Today marks the beginning of National Travel and Tourism Week, which is especially important this year given the state of the economy and its impact on travel. I started my day at the Residence Inn Pentagon City in Arlington, Virginia, where our associates were celebrating their brand's culture at their annual RIsolution Day.
It was a lot of fun. Many of the associates were in their native costumes - countries ranging from Ethiopia to the Philippines, Ghana, Morocco and several from Latin America. There were two guests here who had lived in the hotel for three years. They were what we would call very extended stay guests.
I believe our associates are the best at what they do and provide our guests the best travel experiences possible. They're the true faces of the travel industry.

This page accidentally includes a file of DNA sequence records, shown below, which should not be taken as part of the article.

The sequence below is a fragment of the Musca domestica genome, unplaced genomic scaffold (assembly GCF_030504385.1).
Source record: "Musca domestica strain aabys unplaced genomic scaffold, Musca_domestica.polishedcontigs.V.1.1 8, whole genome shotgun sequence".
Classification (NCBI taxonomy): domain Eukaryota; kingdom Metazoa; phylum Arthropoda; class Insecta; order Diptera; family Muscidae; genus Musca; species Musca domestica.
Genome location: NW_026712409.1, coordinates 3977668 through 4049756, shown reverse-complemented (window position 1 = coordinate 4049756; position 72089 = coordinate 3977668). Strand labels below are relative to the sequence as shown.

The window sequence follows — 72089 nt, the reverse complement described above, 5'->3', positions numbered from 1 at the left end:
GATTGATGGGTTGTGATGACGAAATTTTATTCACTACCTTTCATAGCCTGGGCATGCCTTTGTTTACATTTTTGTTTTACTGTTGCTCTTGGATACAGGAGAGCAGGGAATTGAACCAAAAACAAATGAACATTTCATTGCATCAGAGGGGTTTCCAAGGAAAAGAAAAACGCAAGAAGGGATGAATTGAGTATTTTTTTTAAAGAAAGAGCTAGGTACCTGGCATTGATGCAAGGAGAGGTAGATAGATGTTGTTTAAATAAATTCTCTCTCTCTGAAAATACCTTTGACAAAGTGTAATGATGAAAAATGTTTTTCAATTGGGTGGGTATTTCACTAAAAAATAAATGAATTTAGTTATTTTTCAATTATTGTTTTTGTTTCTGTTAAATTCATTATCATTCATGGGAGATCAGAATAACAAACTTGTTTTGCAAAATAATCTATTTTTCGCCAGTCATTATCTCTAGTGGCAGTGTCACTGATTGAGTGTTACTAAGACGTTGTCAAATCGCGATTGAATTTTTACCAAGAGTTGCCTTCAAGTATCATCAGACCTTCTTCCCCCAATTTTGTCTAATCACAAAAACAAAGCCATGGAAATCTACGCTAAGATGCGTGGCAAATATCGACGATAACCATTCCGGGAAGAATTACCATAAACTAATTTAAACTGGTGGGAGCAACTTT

It seems our business has been hit with a triple whammy. First, the global recession, and then an assault on business meetings by our government officials and the new flu virus, which is waning. That's why I'm meeting this afternoon with Governor Ed Rendell of Pennsylvania, who is the chair of the National Governors' Association, and Roger Dow, the head of the U.S. Travel Association. We're kicking off National Travel and Tourism Week to encourage people to get out and travel because taking a vacation or traveling for business will help drive the economic recovery.
I'm so glad that Governor Rendell and the National Governors' Association recognize the importance of travel and tourism to not only the national economy, but to every local economy as well. Just recently, the U.S. Commerce Department reported the number of people traveling into the United States from abroad is down ten percent from what it was last year and U.S. unemployment is at a 25-year high. Getting people to travel here will create jobs.
I'm Bill Marriott and thanks for helping me keep Marriott on the move.